For only 2 steps, you may want to go with 1 platform on top of another, rather than a two step stringer. For the platform, build the bottom level, scribe the bottom to fit. It should be out the full 22" of run, less nosing and finished height including treads of 6.5, based on the 19 1/2" high center. So the height to top of finished tread on the bottom platform would be 13" down from the finished porch deck. The top platform would be 11" wide, allow for overhang (Nosing) on treads, and 6.5 including treads - 3 X 6.5 = 19 1/2. The high side (20") would have the bottom rise at 7" and the low side at 6".
If doing 3 stringers. Make the 2 stringers the size of the center - 19 1/2" and 1 stringer 1/2" longer on the bottom, for the highest end. Then scribe and cut off each stringer bottom - middle one, as is and the short end about 1/2" less. Remember to cut the bottom of the stringers off, first, the thickness of the treads - 1 1/2", before scribing the bottoms. The slope of the ground is taken up with the bottom step - level on top; tapered on bottom. Use your center stringer as the reference for the other two being level on top of the tread.
You're welcome, Chet, glad I was able to clear that up for you.
(taken from our website: DaveOsborne.com
First of all, determine which direction you are going to install the hardwood floor boards. Conventionally the hardwood floor boards are run with the length of the room rather than across it. Another choice is installing the hardwood floor boards diagonally. Measure along a wall, the equivalent of one board plus the tongue, plus 1/4" for expansion. Go to the corners of the room and snap a line between these points. Don't follow the wall, follow the line. This first hardwood floor board should be laid down with its tongue away from the wall and its grooved side about 1/4" away from the wall. Face nail this first hardwood floor board into position securely. The whole floor will follow this line. Lay up the hardwood floor boards for the next rows with no less than 6" between joints in a 6" radius. Don't have a joint then a hardwood floor board and another joint exactly opposite it. Spread these joints out as shown in the drawing. Nail above the tongue of the hardwood floor board, into the sub-floor on an angle, called toe nailing. You can rent a compressor and nailer for hardwood floors which is designed to drive a staple into the floor above the tongue. You can also rent a manual nailer. Go for the air nailer it drives the hardwood floor boards together better. The rental person will explain how to use it properly. Staple or nail the hardwood floor boards no more than 6" apart. If using the air nailer get into the habit of sliding it along the tongue of the hardwood floor board, rather than lifting the nailer and moving it into position 6" away. Use the hammer supplied and give it a good smack, not too hard though.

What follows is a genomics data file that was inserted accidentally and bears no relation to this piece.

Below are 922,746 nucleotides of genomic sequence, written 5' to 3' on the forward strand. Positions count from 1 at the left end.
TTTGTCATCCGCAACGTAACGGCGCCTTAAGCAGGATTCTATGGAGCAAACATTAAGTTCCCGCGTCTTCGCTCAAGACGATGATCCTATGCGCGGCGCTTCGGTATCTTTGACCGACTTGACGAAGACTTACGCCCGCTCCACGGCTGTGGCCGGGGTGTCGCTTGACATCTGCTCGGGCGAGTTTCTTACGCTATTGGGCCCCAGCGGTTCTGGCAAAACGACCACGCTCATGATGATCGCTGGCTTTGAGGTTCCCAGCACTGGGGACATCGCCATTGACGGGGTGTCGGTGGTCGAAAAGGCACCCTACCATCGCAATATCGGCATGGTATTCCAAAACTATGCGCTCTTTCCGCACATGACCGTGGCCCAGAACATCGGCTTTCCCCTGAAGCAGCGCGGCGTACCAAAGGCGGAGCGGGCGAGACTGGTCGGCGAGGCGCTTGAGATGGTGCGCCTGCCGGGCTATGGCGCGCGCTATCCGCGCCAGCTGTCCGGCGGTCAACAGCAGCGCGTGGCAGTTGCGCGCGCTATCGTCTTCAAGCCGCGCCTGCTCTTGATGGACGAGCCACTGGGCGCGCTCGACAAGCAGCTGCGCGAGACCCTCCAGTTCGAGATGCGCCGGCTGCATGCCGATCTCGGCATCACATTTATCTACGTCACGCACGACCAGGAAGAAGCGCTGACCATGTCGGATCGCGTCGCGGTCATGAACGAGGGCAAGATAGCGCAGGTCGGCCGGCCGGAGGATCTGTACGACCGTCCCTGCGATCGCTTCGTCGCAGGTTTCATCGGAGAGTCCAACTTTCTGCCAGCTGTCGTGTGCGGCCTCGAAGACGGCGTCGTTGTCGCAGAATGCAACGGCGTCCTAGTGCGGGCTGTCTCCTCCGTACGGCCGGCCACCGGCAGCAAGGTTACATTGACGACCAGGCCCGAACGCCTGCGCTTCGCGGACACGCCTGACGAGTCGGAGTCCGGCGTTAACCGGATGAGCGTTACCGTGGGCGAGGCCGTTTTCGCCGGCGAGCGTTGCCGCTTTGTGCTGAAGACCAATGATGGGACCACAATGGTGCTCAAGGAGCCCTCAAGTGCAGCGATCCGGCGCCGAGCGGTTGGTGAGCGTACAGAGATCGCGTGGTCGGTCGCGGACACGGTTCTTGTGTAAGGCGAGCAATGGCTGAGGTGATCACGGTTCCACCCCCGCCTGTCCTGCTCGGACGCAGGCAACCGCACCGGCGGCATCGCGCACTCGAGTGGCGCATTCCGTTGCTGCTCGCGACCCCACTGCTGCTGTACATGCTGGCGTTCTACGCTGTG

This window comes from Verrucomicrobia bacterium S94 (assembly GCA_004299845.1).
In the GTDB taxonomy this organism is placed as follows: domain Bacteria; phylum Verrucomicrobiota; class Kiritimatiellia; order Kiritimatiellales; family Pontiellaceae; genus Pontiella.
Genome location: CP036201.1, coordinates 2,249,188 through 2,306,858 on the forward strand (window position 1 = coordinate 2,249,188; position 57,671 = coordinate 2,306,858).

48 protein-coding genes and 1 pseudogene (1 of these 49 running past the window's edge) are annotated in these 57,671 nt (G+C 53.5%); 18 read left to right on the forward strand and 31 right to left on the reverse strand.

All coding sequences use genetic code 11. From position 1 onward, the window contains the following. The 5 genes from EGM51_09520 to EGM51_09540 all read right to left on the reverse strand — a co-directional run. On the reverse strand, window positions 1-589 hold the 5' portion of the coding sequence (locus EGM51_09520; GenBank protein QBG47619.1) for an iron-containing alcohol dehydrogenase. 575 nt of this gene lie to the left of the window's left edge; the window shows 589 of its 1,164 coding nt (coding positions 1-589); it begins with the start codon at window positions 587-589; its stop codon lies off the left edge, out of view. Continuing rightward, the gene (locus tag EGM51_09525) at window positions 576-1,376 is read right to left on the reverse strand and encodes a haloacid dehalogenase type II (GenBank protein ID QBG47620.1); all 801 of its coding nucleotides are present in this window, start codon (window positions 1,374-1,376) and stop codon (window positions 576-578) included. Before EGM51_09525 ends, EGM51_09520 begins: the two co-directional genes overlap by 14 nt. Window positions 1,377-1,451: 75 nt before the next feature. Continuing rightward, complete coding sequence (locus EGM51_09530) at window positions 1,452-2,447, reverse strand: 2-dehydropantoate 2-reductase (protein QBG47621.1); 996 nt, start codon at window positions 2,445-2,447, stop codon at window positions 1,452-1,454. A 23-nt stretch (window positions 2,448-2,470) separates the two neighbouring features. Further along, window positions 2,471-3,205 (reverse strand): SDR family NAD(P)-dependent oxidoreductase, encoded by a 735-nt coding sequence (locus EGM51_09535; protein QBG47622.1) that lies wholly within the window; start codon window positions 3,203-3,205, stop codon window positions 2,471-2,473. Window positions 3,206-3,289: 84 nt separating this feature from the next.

Continue this procedure until you come to the other side of the room, when you run out of room to nail with the nailer into the tongue of the hardwood floor boards. Either use a finishing nail air nailer or toe nail the hardwood floor boards by hand. Rip the last hardwood floor board to fit, keeping it 1/4" away from the walls. The ends of the hardwood floor boards should be at least 1/4" away from the walls, also.
When coming to a doorway, follow this procedure. Get a... Read more at Remodeling 9: How to Install a Hardwood Floor.
I hope you enjoyed the Newsletter this month.